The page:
Barrasso: Hiking the gas tax hurts Wyoming drivers

Barrasso: Hiking the gas tax hurts Wyoming drivers

Interstate 80

Truck drivers head toward Cheyenne in April 2016 in limited visibility on Interstate 80.

Washington lobbyists and Democrats in the House of Representatives are teaming up to make drivers in Wyoming pay significantly more at the pump. I won’t let that happen.

Everyone in Wyoming depends on safe roads and bridges. The average Wyoming driver logs over 22,000 miles per year behind the wheel, more than any other state. 

At the same time, our roads are in need of serious attention. Across the country, nearly 200,000 miles of major highways require repairs and more than 47,000 bridges are deemed “structurally deficient.”

Our aging highway system is hurting America’s truckers as well. According to the American Transportation Research Institute, congestion cost the trucking industry $74.5 billion in 2019 alone. It’s critical we invest in our roads and make sure they are safe and support our economy for years to come.

That’s why I developed “America’s Transportation Infrastructure Act,” bipartisan legislation that will make an historic investment in our highway infrastructure, while removing the regulatory roadblocks to getting construction projects done cheaper, faster and smarter.

The legislation was the result of working with important stakeholders and public hearings that included input from the current and former directors of the Wyoming Department of Transportation, Bill Panos and Luke Reiner. Both testified the policies in my bill were a big win for the people of Wyoming.

During his State of the Union address, President Trump called on Congress to pass my legislation “to invest in new roads, bridges and tunnels all across our land.” But this important legislation should be paid for and not add to the runaway federal debt.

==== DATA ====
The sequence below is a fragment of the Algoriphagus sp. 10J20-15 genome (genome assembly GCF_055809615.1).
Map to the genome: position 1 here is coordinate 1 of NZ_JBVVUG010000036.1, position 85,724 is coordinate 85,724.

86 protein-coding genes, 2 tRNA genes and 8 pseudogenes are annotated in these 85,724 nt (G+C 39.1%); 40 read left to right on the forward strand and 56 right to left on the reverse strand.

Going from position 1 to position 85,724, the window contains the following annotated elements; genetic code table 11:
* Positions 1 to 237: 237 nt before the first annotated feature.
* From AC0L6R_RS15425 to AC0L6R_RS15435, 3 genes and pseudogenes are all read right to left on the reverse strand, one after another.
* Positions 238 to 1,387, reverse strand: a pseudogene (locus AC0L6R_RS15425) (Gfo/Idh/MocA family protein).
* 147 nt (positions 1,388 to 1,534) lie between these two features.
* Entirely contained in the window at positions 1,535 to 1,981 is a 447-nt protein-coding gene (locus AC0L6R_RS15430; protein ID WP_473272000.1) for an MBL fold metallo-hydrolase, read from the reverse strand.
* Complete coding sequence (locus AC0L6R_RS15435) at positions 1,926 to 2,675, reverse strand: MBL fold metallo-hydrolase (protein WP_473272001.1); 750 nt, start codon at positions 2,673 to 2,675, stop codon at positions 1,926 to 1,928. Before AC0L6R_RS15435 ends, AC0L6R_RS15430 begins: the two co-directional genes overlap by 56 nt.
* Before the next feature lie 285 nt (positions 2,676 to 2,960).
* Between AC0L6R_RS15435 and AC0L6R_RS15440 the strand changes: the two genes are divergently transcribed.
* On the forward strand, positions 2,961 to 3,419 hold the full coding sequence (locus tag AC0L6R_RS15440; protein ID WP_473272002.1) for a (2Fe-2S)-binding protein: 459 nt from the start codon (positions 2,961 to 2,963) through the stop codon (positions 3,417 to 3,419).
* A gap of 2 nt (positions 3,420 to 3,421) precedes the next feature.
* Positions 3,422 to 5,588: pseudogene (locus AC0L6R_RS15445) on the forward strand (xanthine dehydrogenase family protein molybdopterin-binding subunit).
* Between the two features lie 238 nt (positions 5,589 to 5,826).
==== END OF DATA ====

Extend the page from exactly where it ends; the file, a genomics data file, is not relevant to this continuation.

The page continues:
The U.S. Highway Trust Fund – the bank account for America’s highway infrastructure – will run out of money in the next year. Paying for our roads and bridges must be a priority.

The American Trucking Association and Democrats in the House think those funds should come from the pockets of Wyoming drivers. They’re advocating to more than double the federal gas taxes to get the infrastructure investments they want.

Wyoming drivers already pay significantly more in gas taxes than other Americans do. Right now, the average Wyoming driver pays over $200 in federal gas and diesel taxes every year. Spiking the national gas tax even higher will result in Wyoming drivers paying hundreds more. That would hurt Wyoming families and the Wyoming economy, and I strongly oppose it.

The American trucking industry is vital to our economy. It creates good-paying jobs and ships American-made products from one coast to the other. The largest trucks also put significantly more wear and tear on our roads and bridges than a local teacher or family.

In fact, according to a Wyoming Department of Transportation study, one 40-ton truck causes as much stress to a highway as 4,000 cars.

While vocally opposing a modest vehicle miles traveled fee on the very largest trucks, the American Trucking Association has championed a hike in the federal gas taxes on individual drivers to cover the bulk of the cost of road maintenance.

There is no silver bullet to pay for America’s roads. Congress should look at different options to ensure drivers who use the roads the most are fairly contributing to road maintenance.

For example, right now, drivers of electric vehicles contribute nothing to the Highway Trust Fund because they do not buy gas or pay a fuel fee. I have offered legislation to create a fair fee for electric vehicle drivers that is comparable to the current gas tax. There is bipartisan agreement these drivers have an equal responsibility to help fix our roads.

The American Trucking Association should listen to Wyoming drivers and drop their plan to massively increase the federal gas tax. The organization that represents the heaviest vehicles, with the greatest impact on our roads, should play a constructive role in the discussion on how to pay for the highway infrastructure our country needs.

John Barrasso of Casper, a Republican senator from Wyoming, is chairman of the Senate Committee on Environment and Public Works.


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